Northwestern Will Survive Without the Keg (Or: Actions Have Consequences)

[Snark Warning]

The Northwestern community is abuzz this week with the news that the Keg, Evanston’s trashiest, craziest, collegiest bar, has had its liquor license revoked for continually allowing underage drinking. The loss of the license means that the Keg can no longer sell alcohol, meaning that its demise is probably imminent.

Naturally, Northwestern students (many of whom admit to never even having visited the Keg) are enraged. They see the license revocation not only as the end of a place they like to frequent (“like” being used only in the vaguest sense here), but as yet another tyrannical attempt by the city government to disrupt the Northwestern way of life.

I must admit that if my life revolved around drinking, I might see some sense in that view. But then again, I might not, given how many bars, frats, and off-campus apartments there are around me–and the latter two usually don’t even charge, let alone card.

In a perfect world, the Keg wouldn’t be closing. Why? Because the legal drinking age would be 18, just like the age of consent, enfranchisement, and conscription. In that perfect world, our culture would pay enough attention to mental health that people wouldn’t need alcohol to relax or socialize, meaning that binge drinking would be much less common.

But, clearly, we don’t live in that world yet, and for now, as in the future, we are obligated to follow the laws created by our elected government. The Keg’s ownership has proven over and over that it does not take the issue of underage drinking seriously, and it should not be permitted to flagrantly violate the law as it currently stands.

In one of the very few intelligent responses to this news that I have seen from NU students, my fellow columnist at the Daily Northwestern points out that closing the Keg will not stop underage drinking. That is correct. Nothing can stop underage drinking among college students aside from lowering the drinking age.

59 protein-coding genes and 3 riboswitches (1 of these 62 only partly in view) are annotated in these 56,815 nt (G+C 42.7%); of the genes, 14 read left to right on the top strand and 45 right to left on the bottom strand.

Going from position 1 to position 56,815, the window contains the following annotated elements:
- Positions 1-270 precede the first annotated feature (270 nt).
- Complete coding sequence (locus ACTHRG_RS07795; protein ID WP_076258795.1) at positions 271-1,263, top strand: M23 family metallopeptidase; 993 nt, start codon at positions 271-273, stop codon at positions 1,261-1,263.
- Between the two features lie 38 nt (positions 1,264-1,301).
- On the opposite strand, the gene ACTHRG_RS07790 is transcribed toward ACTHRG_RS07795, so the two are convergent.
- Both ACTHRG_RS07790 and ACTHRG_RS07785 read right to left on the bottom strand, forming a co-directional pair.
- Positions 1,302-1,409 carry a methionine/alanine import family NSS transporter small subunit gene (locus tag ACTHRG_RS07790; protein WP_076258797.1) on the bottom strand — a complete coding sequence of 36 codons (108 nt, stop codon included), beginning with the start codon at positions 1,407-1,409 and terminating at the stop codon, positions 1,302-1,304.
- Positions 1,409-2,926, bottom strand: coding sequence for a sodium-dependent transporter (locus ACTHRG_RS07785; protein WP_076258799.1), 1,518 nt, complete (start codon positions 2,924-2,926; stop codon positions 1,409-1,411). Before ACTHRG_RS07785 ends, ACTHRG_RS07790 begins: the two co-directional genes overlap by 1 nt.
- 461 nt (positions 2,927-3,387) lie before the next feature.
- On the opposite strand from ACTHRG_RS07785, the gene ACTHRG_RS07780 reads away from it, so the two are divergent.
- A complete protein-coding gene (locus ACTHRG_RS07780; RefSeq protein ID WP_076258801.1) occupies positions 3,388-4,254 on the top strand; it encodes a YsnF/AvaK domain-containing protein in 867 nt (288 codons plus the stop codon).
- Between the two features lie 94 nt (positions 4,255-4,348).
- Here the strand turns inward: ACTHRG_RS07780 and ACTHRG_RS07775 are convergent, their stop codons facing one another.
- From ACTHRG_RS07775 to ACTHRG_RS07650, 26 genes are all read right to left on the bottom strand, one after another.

However, not revoking the Keg’s liquor license despite its violations of federal law send the message that we value profit and fun over law enforcement. Nowhere in the Constitution are we guaranteed the right to drink alcohol without any reasonable limits. What we are guaranteed, however, is a government with the power to make and enforce laws.

(My friend and fellow blogger Michael also writes about why revoking the Keg’s liquor license is not the evil tyrannical anti-capitalist move that some students seem to think it is.)

Furthermore, while closing the Keg will not prevent underage drinking, neither will ticketing speeders prevent speeding, or cleaning up litter prevent littering. yet both must be done for the sake of a fair and orderly society.

Many NU students, of course, don’t look at it this way and have no desire to. They react like a toddler reaching for her fifth piece of candy and having it taken away. In fact, they reacted by creating a fake Twitter account for Evanston mayor Elizabeth Tisdahl. Read it and weep.

(The fake Twitter account is partially a nod to the fact that the Keg’s “unofficial” Twitter was, according to students, the reason for its untimely demise, as Tisdahl pointed out the references to underage drinking in the satirical tweets. However, students who pretend that the Keg is closing due to a fake Twitter account are creating a straw man. It’s closing because of constant, documented violations of the law.)

Anyway, one of the writers over at the blog Sherman Ave responds to the attacks on Tisdahl with much more punch than I could ever muster:

Also, if you are attacking Mayor Tisdahl you are an idiot. You may not think you are an idiot, but you are. I’m sorry, but anyone who scapegoats an elected official for enforcing the law deserves the title of idiot. And that’s that.

For what it’s worth, I applaud Tisdahl for doing something “uncool,” since that’s something that many Northwestern students are apparently incapable of.

I’ve also seen a lot of comments from other students bemoaning the fact that the Keg’s closing means that their social lives are, for all intents and purposes, dead. I don’t know how many of these are “ironic” as opposed to genuine, but I do know that “irony” is a defense frequently trotted out by people who have been caught saying something idiotic.

If any of those comments do have any truth to them, I have only this to say–if your entire social life consists of getting wasted in a grimy bar, that is really sad.